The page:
From wage matters to work rules, the reasons behind the looming rail strike are multifaceted. If the strike proceeds, what will happen to U.S. railroad companies and the supply chain they facilitate?
The railroad strike could come to a head this week.
In July, President Biden temporarily avoided a railroad strike by instituting the Presidential Emergency Board (PEB) and securing extra time for railroad companies and workers to negotiate.
Now, the railroad strike is poised to materialize. While the two sides could come to an agreement that avoids a strike, the reality of a pause in service looms large over the supply chain.
"We're hearing more and more that shippers and the railroads are getting anxious," said John Drake, U.S. Chamber of Commerce vice president for transportation, infrastructure, and supply chain policy.
The National Railway Labor Conference and multiple unions are working together to negotiate with railroad companies over wages, benefits, and working conditions.
The “cooling off” period imposed by the federal government is set to expire on Friday, Sept. 16. If the strike happens, the 30-year run of no railroad strikes will start over and about 30 percent of all U.S. freight will pause in its tracks.
While a bipartisan agreement from Congress could stall a strike, upcoming midterm elections reduce the likelihood legislators will work in tandem.
Rail workers have some serious strike demands
While there are negotiations about pay and benefits for the railroad strike debacle, that's a small portion of what is going on. After all, the PEB has already recommended a 14-percent pay raise (plus back pay all the way back to 2020). Pay increases over a five-year period could jump 24 percent.
That’s all well and good, but working conditions remain a sore spot for workers — and for an obvious reason.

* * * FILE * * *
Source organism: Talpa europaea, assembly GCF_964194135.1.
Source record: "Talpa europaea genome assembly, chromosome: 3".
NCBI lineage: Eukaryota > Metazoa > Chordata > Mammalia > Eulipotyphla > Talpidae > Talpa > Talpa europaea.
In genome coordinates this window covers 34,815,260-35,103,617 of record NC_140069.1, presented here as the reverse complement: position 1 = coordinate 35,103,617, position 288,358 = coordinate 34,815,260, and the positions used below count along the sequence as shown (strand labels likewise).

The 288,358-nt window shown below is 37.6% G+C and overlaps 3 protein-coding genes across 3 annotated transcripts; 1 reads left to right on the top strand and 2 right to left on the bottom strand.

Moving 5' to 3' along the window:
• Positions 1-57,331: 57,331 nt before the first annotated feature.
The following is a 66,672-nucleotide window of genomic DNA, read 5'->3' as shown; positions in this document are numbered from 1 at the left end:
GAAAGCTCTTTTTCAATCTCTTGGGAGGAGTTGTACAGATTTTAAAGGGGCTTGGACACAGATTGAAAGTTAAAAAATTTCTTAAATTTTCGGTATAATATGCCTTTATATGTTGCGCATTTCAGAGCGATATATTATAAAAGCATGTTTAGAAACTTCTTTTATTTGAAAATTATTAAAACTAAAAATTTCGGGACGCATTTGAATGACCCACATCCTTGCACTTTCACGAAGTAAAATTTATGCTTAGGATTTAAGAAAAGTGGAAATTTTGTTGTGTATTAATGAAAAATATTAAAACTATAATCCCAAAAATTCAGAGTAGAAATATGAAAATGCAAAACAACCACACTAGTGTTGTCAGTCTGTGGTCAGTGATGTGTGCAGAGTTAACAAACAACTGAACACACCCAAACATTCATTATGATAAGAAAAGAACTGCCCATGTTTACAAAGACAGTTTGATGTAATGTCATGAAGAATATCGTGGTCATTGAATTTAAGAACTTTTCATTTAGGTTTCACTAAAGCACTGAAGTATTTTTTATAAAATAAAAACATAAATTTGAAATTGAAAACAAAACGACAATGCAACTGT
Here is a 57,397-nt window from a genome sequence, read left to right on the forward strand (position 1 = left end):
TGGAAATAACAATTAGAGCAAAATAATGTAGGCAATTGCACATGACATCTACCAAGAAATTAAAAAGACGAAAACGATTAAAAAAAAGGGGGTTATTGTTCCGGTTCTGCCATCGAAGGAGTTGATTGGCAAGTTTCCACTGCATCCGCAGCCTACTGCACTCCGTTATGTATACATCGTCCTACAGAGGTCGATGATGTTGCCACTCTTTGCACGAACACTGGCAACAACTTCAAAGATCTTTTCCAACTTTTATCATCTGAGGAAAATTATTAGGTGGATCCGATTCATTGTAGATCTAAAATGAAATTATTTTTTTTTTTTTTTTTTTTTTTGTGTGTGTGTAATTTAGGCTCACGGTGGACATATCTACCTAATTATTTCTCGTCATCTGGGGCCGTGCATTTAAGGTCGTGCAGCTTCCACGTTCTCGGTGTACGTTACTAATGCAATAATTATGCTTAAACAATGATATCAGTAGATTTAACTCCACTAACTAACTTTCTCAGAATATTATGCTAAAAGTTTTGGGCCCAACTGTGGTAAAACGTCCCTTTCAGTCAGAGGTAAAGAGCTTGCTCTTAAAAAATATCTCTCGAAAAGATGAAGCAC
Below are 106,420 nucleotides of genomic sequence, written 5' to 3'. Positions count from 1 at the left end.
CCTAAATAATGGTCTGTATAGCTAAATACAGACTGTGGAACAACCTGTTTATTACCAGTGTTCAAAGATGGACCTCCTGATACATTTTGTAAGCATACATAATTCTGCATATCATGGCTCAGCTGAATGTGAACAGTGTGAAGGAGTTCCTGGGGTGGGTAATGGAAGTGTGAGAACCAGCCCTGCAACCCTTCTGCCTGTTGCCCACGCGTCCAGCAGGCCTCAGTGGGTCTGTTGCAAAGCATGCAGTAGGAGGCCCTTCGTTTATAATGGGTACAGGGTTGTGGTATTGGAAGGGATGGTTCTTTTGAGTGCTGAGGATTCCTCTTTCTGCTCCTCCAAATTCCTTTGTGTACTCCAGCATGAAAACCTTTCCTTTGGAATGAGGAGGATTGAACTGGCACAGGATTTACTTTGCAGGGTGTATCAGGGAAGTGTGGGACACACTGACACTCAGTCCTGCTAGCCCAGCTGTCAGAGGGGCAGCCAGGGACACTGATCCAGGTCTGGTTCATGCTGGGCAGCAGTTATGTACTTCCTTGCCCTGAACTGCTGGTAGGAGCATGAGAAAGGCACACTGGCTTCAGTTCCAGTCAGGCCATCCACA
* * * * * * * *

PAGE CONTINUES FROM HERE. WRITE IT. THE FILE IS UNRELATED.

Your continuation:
A Union Pacific (UNP) train crew job listing says, “You will not work a standard 40-hour week with variable work hours and irregularly scheduled days off. Train Crew employees are often on-call, even on nights, weekends and holidays, and are typically required to report to work within 90 minutes of notification.”
This requirement is a thruline in the industry. Most employees are on call seven days a week, upwards of every day of the year. According to Dennis Pierce, president of a union representing train engineers, the Brotherhood of Locomotive Engineers and Trainmen, "The word has gotten out these are not attractive jobs the way they treat workers. [...] Employees have said 'I've had enough.'”
Can the U.S. supply chain withstand a rail strike?
Given the rail strike’s capacity to stall nearly a third of all U.S. freight in one fell swoop, the potential for a strike is a big deal.
The U.S. has been experiencing tightened supply chains in one way or another for the last two and a half years. Despite a seemingly recovering economy, a strike this big could be a tumultuous hiccup for domestic and global business. It would behoove Congress to make moves, but the potential for a rail strike is real.